CEI has just released the latest in its Issue Analysis series that draws important parallels between runaway growth in federal spending and runaway growth in federal agency regulation. In "The Other National Debt Crisis: How and Why Congress Must Quatify Federal Regulation," CEI Vice President for Policy Wayne Crews takes the starting point that "[i]n order to restrain the impulse to regulate everything, Washington must measure regulation as it measures spending." This Issue Analysis provides an overview of the continuing staggering growth of federal regulations and the enormous compliance costs that those rules impose. (In an study from earlier this year, "Ten Thousand Commandments: An Annual Snapshot of the Federal Regulatory State," Crews cited an estimate that 2008 regulatory compliance costs were more than $1.7 trillion). "Reforms must become a priority for the administration and Congress," writes Crews, "because no viable mechanism exists for measuring or disciplining regulation comparable to even the limited control applied to spending."
Here are some of the reforms recommended by Crews:
- The President should extend his January 2011 Executive Order to all regulations – not just ones described as "out-dated."
- The President should issue new executive orders lowering the threshold at which a rule qualifies as “economically significant” from $100 million in annual costs to perhaps $25 million annually in order to "increase the number of rules brought to public attention each year."
- Congress should require that "summary regulatory data— classified by type of regulation and by agency—be published in the annual federal budget, the Economic Report of the President, a stand-alone document, or some other accessible venue."
- Congress should establish an Office of Regulatory Analysis to examine and analyze rules in detail, similar to how Congressional Budget Office examines and analyzes fiscal and budgetary matters.
- Congress should enact the Regulations from the Executive In Need of Scrutiny (REINS) Act or similar legislation that make Congress directly accountable for "economically significant" regulations by requiring congressional approval of new rules.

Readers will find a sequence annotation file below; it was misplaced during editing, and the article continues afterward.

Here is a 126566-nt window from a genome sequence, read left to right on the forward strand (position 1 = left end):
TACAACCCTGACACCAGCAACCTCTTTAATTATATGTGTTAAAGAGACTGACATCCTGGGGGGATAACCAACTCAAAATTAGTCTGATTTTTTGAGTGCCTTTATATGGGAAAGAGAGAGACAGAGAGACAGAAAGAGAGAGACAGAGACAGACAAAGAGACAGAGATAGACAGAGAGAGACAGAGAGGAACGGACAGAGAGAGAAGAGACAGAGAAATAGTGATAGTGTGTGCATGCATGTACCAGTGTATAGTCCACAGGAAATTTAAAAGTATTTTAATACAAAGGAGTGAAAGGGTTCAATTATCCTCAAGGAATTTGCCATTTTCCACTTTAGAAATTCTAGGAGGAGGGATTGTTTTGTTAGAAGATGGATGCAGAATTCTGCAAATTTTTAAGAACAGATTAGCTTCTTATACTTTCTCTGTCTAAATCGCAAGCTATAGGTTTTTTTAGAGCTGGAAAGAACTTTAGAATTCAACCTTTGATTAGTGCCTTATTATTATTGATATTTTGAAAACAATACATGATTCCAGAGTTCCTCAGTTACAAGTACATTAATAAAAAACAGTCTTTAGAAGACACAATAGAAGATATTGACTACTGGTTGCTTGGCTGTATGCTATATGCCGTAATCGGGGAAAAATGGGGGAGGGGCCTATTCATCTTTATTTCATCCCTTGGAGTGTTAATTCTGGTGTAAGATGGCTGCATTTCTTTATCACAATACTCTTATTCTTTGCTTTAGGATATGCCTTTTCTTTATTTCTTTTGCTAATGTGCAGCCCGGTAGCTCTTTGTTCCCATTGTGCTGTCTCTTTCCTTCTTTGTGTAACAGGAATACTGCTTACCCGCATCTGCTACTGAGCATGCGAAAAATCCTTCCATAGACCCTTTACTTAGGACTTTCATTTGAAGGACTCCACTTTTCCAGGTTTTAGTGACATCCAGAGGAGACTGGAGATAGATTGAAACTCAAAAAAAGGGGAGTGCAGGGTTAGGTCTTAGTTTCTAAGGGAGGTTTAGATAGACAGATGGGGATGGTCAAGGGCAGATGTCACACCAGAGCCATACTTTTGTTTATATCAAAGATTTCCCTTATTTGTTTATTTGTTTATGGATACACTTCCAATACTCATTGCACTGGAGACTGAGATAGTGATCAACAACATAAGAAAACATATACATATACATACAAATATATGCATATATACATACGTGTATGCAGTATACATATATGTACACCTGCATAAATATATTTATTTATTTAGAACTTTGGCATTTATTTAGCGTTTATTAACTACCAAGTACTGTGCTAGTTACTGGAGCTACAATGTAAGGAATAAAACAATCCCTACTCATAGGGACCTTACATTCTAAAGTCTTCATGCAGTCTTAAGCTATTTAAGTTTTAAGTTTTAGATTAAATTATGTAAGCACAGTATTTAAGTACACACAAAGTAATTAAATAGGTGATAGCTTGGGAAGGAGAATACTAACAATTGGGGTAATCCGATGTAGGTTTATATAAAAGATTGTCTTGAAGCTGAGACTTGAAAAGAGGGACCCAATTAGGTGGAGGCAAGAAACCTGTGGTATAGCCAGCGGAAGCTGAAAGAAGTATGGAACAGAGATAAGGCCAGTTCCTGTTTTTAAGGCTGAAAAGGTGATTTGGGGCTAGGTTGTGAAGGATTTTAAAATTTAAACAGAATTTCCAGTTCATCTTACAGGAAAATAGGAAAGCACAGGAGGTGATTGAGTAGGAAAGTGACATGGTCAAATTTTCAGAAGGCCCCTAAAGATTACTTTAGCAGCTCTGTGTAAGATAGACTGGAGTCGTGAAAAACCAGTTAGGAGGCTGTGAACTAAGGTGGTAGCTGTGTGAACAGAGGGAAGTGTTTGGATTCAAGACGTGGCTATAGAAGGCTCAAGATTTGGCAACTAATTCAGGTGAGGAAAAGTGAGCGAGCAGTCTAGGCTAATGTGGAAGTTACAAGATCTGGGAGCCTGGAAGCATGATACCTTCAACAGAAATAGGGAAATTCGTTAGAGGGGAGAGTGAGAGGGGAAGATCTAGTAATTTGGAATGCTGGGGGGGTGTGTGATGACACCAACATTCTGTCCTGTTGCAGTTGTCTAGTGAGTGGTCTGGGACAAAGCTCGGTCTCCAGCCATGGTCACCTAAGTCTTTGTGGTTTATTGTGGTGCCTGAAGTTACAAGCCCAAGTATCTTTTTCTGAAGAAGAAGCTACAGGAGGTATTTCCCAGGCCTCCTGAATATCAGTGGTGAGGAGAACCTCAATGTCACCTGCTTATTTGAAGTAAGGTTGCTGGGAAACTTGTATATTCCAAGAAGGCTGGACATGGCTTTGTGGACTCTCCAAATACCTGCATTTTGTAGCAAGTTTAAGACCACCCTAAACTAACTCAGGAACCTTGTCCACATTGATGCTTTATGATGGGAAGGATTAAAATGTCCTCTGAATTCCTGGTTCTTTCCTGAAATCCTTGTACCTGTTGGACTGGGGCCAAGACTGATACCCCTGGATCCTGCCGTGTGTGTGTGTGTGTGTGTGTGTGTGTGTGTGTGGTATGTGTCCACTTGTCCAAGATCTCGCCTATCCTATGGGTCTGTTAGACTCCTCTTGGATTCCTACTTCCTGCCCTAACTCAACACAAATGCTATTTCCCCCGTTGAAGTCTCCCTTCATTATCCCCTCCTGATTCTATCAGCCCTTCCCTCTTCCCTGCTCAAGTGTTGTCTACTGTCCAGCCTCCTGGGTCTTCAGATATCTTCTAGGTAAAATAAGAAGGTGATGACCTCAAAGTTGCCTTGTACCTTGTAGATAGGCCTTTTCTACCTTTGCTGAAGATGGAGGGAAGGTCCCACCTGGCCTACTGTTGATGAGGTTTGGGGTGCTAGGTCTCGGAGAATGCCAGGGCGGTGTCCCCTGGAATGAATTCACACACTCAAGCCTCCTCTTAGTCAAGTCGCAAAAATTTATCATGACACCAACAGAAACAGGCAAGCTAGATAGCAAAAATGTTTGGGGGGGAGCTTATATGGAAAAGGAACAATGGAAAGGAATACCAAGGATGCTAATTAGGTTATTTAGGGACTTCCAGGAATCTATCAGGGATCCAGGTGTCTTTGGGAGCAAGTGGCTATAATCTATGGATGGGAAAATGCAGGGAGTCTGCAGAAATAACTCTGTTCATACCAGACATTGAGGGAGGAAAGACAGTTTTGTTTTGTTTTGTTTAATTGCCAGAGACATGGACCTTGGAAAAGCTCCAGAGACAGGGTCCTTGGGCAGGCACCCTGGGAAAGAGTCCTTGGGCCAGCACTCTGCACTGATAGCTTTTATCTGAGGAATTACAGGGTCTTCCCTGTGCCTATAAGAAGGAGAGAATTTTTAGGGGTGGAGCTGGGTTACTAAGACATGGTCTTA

CEI is at the forefront in fighting the runaway regulatory state on both the policy and legal fronts. So it's no surprise that this latest issue analysis is a worthy read on a timely topic deserving of much more attention. Particularly, in an economy so desperate for job growth, curbing the rising tide of federal regulation is as important as putting responsible limits on out-of-control federal spending. As Crews reminds us, "[r]egulation does not control itself, and agencies will not apply the brakes. We have to do it, through our elected representatives."
Tuesday, October 04, 2011
On October 3, the U.S. Supreme Court declined to review the Third Circuit's decision in Farina v. Nokia (2011). By denying to hear the case, the Supreme Court leaves standing the Third Circuit's rejection of various state law-based claims raised against wireless manufacturers and carriers. Farina v. Nokia is multi-state class action lawsuit based on allegations that wireless devices contain unsafe levels of radiation. The Third Circuit ruled that the FCC's regulations of radio frequency (RF) radiation levels in wireless devices preempt the state law claims. Those state claims conflict with the purposes of the FCC's regulations in ensuring an efficient nationwide wireless service subject to uniform standards and the agency's balancing of those concerns with public health and safety.